Thanks cambriaman, glad you like it.
May 19, 2019 18:39:14   #
AndyH wrote:
I'd put it this way. Some works of art tell a story, some ask a question.


👍 That will do me Andy.
May 19, 2019 18:37:21   #
dpullum wrote:
It is good for photographers to commune with famous artists in this case,magnetoman says Turner. He is rather old now since he did his painting in the early 1800s. See many examples... you have his permission to emulate his work with photography... he would be flattered. Amsel Adams no longer uses Photoshop... they raised the price and now tell you that you will be sued for using anything older than two issues back... Farewell, old greedy king.

Turner Photos: Turner, John Mallord William (1775-1851).
It is good for photographers to commune with famou... (show quote)

That’s a nice Turner link you’ve provided Don, expect a flood of Impressionism to hit UHH shortly!
Tell AA not to worry about Adobe hearsay, my insider says it’s all a mistake - see my two screenshots from her email.


May 19, 2019 15:51:16   #
NikonGal wrote:
I really enjoyed your image. I like your use of light in the water, sky, and the steam/smoke around the engine. I like your layers of painting (Topaz Impression?) and your color palette. Your subject is well emphasized by the contrast of black & brown. The rest of the scene supports your theme, it doesn't distract. I don't mind the vignette, maybe if it was a touch more subtle and not just the corners. Regardless, well done. Bev

Impression is one of the filters and I think the other was a texture, again Topaz and both used selectively so that things such as the two loco’s, the viaduct and the figures didn’t disappear altogether. Before that there’s a layer of solid yellow and others that paint-in parts of the brown viaduct, plus several layers used to clone odd bits and pieces - a very useful way of using that tool and the results can be dumped later if you change your mind. The background is four or five images blended together.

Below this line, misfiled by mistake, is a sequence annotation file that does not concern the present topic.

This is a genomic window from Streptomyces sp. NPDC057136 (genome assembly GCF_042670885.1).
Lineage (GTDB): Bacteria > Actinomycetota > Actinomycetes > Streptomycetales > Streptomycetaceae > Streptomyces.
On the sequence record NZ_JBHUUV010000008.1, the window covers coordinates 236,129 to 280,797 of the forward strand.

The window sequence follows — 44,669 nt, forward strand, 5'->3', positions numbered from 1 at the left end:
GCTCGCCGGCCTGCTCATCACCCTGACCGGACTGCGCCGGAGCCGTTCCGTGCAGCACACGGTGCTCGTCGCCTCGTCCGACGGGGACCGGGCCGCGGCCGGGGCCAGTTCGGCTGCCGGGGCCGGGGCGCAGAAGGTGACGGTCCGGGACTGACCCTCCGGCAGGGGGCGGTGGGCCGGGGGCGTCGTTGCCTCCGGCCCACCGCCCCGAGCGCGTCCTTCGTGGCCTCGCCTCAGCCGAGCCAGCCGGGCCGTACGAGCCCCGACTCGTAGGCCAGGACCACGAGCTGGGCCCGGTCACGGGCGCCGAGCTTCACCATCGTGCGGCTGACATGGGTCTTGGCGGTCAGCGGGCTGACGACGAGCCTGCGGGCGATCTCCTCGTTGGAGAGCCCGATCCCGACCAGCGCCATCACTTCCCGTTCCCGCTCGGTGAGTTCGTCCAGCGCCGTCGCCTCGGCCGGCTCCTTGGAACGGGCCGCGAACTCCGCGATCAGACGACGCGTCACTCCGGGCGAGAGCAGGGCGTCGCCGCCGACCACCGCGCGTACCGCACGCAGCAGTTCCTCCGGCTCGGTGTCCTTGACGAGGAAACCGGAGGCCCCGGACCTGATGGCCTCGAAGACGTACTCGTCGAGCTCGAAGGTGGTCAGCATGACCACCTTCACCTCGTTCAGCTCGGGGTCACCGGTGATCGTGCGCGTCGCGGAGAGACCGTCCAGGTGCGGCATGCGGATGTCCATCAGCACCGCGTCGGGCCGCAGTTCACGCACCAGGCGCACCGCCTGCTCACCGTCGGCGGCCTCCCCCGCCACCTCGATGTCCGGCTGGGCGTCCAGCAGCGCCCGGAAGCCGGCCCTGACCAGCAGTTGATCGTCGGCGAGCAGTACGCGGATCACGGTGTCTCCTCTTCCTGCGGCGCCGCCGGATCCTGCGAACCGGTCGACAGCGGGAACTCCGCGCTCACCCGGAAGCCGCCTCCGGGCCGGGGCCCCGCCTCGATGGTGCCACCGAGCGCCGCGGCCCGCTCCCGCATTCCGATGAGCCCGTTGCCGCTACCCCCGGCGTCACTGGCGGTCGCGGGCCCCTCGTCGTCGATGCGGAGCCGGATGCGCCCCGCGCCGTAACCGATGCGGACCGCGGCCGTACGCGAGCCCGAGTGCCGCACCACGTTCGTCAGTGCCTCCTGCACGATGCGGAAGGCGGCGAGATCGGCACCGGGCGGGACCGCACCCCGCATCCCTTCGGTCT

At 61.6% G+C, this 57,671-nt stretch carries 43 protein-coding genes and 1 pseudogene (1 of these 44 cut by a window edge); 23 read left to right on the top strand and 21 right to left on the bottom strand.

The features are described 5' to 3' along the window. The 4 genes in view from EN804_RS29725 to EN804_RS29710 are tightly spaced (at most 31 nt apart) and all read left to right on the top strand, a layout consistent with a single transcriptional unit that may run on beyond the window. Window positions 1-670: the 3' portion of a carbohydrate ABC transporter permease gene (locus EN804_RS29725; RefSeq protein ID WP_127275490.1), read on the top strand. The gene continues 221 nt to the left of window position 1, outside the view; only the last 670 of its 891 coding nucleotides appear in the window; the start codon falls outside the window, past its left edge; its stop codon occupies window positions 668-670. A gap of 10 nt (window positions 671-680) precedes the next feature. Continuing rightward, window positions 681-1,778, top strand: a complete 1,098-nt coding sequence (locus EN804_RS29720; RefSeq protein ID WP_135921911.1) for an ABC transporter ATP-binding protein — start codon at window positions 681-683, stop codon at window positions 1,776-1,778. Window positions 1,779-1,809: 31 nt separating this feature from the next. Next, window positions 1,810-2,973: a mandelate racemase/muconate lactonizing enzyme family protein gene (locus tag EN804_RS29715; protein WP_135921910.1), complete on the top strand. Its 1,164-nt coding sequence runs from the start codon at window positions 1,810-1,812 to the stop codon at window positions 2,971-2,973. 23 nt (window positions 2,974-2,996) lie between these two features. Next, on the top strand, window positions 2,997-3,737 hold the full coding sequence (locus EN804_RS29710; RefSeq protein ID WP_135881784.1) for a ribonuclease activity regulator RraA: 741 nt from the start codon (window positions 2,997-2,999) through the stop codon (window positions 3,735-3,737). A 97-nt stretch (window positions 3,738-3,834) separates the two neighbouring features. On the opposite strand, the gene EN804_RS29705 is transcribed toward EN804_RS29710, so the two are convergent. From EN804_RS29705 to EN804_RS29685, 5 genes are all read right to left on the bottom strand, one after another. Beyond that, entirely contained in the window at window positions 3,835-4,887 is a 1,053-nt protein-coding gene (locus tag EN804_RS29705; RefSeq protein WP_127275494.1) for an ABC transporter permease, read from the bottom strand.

That vignette was much more severe as offered by Topaz so I reduced it - but any adjustment is quite harsh. I’m changing the track area to splay it out a bit and lighten as Bob suggests earlier - perhaps I’ll add my own vignette, which will be more controllable, before printing.
Many thanks for your critique Bev, I appreciate your time.
May 19, 2019 15:38:46   #
amyinsparta wrote:
For me it's a dreamscape. Beautiful!

Pleased you like it Amy, thanks for commenting.
May 19, 2019 10:26:58   #
dpullum wrote:
Photos should tell a story... this one doesn't... it does, however, give elements of a story to us and we create the story from the elements. This technique is classic in impressionistic paintings and it goes deeper into the human psyche than a photo or painting that gives one well-defined story.

Well done Magnetoman

Turner was a master of the art of course Don - and this crib starts with him, I’m not claiming any credit personally! He did a similarly-themed image of a boat coming into harbour that I particularly like and I may make an attempt at something along those lines. I know I need to go it alone sometime but for now he makes a useful guide.
Many thanks for your observations, much appreciated.
May 19, 2019 03:58:10   #
AndyH wrote:
It may be a wee bit twee, but I like the bit of splodginess. A splendid, wall-worthy image.


Thank you Andy, glad you like it.